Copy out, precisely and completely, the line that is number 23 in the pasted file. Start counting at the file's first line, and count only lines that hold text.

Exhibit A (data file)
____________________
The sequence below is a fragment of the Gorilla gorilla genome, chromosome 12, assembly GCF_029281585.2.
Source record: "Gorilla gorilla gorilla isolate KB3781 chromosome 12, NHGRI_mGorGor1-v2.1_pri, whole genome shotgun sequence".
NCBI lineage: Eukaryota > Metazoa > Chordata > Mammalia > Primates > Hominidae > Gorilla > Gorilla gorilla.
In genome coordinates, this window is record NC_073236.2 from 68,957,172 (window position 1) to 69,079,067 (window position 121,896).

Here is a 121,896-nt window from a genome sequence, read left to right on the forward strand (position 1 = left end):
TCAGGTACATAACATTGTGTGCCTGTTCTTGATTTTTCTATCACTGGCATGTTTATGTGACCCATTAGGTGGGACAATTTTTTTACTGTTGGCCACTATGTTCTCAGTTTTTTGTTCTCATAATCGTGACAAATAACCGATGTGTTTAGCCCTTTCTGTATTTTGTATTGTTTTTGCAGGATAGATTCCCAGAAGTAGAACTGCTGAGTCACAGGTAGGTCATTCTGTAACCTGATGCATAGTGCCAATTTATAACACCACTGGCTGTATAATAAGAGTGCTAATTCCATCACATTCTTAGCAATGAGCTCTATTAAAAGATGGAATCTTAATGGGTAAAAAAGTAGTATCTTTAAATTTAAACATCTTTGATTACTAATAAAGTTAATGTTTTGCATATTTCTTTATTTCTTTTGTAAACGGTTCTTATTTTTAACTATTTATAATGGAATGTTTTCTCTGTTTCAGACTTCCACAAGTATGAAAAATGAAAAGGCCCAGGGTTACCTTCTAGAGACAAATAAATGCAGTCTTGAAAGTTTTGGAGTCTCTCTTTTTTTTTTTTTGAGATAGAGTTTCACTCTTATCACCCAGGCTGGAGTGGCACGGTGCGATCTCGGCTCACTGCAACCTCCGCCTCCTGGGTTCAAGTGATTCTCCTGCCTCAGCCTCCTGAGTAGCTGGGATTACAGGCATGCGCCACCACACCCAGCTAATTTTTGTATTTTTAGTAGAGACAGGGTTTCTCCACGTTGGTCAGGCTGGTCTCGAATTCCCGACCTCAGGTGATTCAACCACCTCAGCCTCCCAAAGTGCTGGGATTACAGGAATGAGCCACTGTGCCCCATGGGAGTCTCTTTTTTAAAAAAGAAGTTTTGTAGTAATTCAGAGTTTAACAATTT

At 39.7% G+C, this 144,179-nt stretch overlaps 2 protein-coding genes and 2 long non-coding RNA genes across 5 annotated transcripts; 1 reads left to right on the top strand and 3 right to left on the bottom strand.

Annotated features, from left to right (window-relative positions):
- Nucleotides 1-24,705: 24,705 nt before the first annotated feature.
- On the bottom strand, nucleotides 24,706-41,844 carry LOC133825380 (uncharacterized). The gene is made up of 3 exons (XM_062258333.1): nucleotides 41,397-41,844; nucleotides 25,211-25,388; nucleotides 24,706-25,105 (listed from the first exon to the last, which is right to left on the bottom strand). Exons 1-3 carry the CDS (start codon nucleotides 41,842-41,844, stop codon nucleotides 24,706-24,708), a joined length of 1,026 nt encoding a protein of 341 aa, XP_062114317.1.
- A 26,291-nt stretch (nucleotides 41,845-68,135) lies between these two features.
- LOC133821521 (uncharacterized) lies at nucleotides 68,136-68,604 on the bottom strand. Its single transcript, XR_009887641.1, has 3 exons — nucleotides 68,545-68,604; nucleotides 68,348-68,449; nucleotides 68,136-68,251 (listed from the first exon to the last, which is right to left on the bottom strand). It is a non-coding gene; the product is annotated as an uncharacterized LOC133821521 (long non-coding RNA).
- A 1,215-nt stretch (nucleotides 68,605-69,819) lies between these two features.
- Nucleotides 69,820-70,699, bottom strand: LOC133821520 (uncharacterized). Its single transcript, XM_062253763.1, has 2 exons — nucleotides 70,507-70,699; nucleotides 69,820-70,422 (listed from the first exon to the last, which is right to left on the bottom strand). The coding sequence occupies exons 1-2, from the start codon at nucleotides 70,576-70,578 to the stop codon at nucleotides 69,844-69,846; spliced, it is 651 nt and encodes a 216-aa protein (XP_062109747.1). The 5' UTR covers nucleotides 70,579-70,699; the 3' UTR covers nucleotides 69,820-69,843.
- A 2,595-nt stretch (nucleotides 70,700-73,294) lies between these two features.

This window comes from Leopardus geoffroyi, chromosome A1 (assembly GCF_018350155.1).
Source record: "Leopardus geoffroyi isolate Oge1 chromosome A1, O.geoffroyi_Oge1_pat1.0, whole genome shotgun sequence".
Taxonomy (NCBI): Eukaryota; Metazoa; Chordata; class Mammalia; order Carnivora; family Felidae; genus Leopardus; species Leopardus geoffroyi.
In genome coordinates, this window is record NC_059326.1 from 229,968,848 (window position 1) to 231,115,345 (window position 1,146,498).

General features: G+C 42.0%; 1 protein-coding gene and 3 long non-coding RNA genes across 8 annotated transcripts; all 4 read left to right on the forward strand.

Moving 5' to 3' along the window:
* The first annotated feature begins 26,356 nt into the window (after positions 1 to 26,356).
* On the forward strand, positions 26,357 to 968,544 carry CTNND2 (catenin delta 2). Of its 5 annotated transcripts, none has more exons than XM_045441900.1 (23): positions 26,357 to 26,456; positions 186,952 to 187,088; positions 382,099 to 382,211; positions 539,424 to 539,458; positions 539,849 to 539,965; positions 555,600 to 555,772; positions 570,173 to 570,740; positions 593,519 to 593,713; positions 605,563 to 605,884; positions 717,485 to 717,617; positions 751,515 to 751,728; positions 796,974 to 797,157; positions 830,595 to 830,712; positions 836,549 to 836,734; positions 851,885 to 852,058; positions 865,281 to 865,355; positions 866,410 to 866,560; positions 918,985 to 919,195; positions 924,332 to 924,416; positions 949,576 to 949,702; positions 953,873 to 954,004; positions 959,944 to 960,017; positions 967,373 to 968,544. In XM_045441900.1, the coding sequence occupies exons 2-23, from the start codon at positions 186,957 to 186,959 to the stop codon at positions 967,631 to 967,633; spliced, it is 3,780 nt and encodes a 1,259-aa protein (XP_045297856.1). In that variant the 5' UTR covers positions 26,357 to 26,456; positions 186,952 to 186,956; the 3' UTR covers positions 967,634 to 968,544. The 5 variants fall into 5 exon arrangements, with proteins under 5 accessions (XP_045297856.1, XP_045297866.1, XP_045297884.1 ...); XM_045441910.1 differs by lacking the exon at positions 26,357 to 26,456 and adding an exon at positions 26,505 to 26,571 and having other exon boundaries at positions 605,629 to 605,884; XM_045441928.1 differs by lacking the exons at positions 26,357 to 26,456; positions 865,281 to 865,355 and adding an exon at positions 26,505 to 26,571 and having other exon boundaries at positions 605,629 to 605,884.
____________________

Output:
* On the forward strand, positions 26,357 to 968,544 carry CTNND2 (catenin delta 2). Of its 5 annotated transcripts, none has more exons than XM_045441900.1 (23): positions 26,357 to 26,456; positions 186,952 to 187,088; positions 382,099 to 382,211; positions 539,424 to 539,458; positions 539,849 to 539,965; positions 555,600 to 555,772; positions 570,173 to 570,740; positions 593,519 to 593,713; positions 605,563 to 605,884; positions 717,485 to 717,617; positions 751,515 to 751,728; positions 796,974 to 797,157; positions 830,595 to 830,712; positions 836,549 to 836,734; positions 851,885 to 852,058; positions 865,281 to 865,355; positions 866,410 to 866,560; positions 918,985 to 919,195; positions 924,332 to 924,416; positions 949,576 to 949,702; positions 953,873 to 954,004; positions 959,944 to 960,017; positions 967,373 to 968,544. In XM_045441900.1, the coding sequence occupies exons 2-23, from the start codon at positions 186,957 to 186,959 to the stop codon at positions 967,631 to 967,633; spliced, it is 3,780 nt and encodes a 1,259-aa protein (XP_045297856.1). In that variant the 5' UTR covers positions 26,357 to 26,456; positions 186,952 to 186,956; the 3' UTR covers positions 967,634 to 968,544. The 5 variants fall into 5 exon arrangements, with proteins under 5 accessions (XP_045297856.1, XP_045297866.1, XP_045297884.1 ...); XM_045441910.1 differs by lacking the exon at positions 26,357 to 26,456 and adding an exon at positions 26,505 to 26,571 and having other exon boundaries at positions 605,629 to 605,884; XM_045441928.1 differs by lacking the exons at positions 26,357 to 26,456; positions 865,281 to 865,355 and adding an exon at positions 26,505 to 26,571 and having other exon boundaries at positions 605,629 to 605,884.